Bill Kitzes Product Safety Management

Kitzes on Safety

Mower Backover

Originally published in the CCH Consumer Product Safety Guide, 2001.

No, a backover is not a new gymnastics move for the 2004 Summer Olympics in Athens. A backover is a tragedy. It’s 300 plus little kids a year backed over by a riding mower or lawn tractor, many resulting in amputation. That’s nearly one every day. It’s been common knowledge in the power mower industry for 30 years. Yet the major manufacturers are just now incorporating reasonable safety measures to protect our kids. Let’s look at the history.

In 1965 the chief engineer of a prominent power mower manufacturer estimated that as many as 8,000 injuries a year resulted from a bystander being run over by a riding power mower moving in reverse, with the blades running at nearly 200 mph. While that number seems a little high, the National Safety Council and the Outdoor Power Equipment Institute (OPEI), the industry trade association, confirmed the severity of the often catastrophic backover injuries. Soon afterward, university researchers began to propose safety measures to substantially reduce or eliminate the injuries, including panic stop buttons and the relocation of the blade inside the housing.

In 1974, as part of an effort by the Consumer Product Safety Commission (CPSC) to improve the safety of power mowers through the development of mandatory safety standards, a series of meetings were held with representatives of industry, government, consumers and academics. At those meetings, the National Bureau of Standards (NBS), now known as the National Institute of Standards and Technology, suggested for the first time that an interlock could be provided on the mower that would stop the blade from rotating when shifting from forward to reverse. If the operator wanted to mow in reverse, an override could be included that required the conscious effort of the operator, thereby heightening awareness that young children could be in the area.

The manufacturers were in agreement that backover injuries were very serious. In March of 1975, the Blade Contact Sub-Committee issued a draft standard requiring that a riding mower could not travel in reverse unless the blades were stopped or otherwise rendered harmless, allowing for an override as proposed by the National Bureau of Standards. Yet by late 1977, after the CPSC had published a proposed safety standard which included a prohibition on blade rotation during reverse travel, the OPEI and the mower industry changed its mind. In opposing the requirements, the industry claimed that backover accidents were “statistically insignificant yet dramatically severe”. They seemed to believe that some perceived inconvenience to mower operators outweighed the safety of young children. In June of 1981, the CPSC engineering staff endorsed the core concepts of the 1974 NBS proposal to protect young children from amputation injuries by recommending against blade rotation during reverse travel.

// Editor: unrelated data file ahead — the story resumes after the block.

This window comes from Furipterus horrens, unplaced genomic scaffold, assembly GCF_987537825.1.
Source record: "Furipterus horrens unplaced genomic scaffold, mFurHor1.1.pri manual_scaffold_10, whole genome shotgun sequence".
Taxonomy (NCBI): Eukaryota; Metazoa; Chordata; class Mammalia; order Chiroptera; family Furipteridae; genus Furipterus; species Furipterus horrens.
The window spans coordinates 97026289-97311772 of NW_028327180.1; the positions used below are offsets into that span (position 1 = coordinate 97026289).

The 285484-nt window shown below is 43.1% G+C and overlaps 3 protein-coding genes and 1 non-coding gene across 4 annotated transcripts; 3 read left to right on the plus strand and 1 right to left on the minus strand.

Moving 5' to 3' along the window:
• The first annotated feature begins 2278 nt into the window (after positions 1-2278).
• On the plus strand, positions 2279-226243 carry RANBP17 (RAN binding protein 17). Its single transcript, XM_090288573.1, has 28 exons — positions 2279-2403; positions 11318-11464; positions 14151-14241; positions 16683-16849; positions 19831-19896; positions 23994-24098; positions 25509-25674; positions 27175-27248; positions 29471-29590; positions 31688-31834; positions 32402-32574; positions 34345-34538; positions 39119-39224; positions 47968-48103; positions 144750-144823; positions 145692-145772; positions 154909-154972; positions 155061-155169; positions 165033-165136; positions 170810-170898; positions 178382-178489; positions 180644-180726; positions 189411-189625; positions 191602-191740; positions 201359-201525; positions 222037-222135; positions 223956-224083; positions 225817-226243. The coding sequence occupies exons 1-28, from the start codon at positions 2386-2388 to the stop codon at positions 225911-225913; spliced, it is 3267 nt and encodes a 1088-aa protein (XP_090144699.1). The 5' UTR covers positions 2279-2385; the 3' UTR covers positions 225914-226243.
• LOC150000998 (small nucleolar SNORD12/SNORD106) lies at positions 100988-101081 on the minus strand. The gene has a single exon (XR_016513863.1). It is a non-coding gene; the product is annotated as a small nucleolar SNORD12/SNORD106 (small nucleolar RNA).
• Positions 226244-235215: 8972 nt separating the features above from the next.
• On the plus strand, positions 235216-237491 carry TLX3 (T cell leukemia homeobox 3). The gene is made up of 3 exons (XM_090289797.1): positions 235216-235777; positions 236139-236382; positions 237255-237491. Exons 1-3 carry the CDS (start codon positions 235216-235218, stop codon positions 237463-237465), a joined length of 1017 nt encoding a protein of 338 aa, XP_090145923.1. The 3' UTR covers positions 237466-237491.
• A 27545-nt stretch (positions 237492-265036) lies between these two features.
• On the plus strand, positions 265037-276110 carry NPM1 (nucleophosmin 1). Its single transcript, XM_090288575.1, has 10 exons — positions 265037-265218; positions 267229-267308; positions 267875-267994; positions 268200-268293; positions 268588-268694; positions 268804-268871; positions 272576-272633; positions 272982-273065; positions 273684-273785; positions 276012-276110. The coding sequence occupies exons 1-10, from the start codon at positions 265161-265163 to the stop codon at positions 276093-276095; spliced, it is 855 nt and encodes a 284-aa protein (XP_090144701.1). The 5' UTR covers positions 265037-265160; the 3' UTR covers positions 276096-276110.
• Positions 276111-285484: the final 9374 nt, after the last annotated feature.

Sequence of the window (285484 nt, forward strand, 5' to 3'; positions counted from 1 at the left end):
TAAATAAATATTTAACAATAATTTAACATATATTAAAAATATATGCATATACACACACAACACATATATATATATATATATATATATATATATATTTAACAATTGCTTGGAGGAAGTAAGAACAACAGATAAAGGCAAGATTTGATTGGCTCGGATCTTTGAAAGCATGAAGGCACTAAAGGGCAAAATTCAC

In 1983 one manufacturer introduced a “no mow in reverse” lawn tractor that shut the mower down if the transmission was shifted from forward to reverse without first disengaging the blade. This mower did not provide for an override to allow reverse mowing. Other manufacturers claimed that consumers would not accept the inconvenience attendant to disengaging the blades to avoid engine shut down and would therefore bypass the system.

In what appeared to be a contradiction of their own position, the industry updated their voluntary standard, the 1986 ANSI B71.1 Safety Specification for Power Mowers and Lawn and Garden Tractors. The standard instructed the operator to do exactly what the no mow in reverse mower required, to “disengage the power to the mower before backing up”. The no mow in reverse mower provided no less convenience, it just insured that if the operator forgot to disengage the blade or decided not to, young children would not be in jeopardy. Calling on the consumer to disengage the blade while rejecting a device to insure compliance, and then complaining that consumers won’t accept it is not a response of a reasonably prudent industry. Rather than including safety measures to protect children from backover, subsequent editions of the standard eliminated the instruction to disengage the blade while shifting into reverse.

Most backover injuries occur when the consumer is backing up to turn around, not while actually mowing in reverse. Only a minority of consumers intend to mow in reverse and the override would provide them with that option. The risk of injury to children far outweighs any inconvenience to the operator to move a lever or hit a switch to stop the blade.

There has been much litigation concerning whether or not the failure to provide these safety measures to prevent backover injuries creates a defective and unreasonably dangerous condition. The results have varied from verdicts of over ten million dollars to verdicts for the defense. Too often parents using newly purchased mowers are involved in injuries to their own children. There are still hundreds of thousands, if not millions of riding mowers and lawn and garden tractors in the hands of consumers that do not include adequate protection from backover injuries.

A number of prominent manufacturers have recently begun to include systems to prevent mower blades from rotating when traveling in reverse. They include an override to allow for the requirements of any backyard. The system has been technically feasible and economically practical for many years. I applaud the manufacturers efforts. Thousands of disfiguring injuries later, it’s about time.

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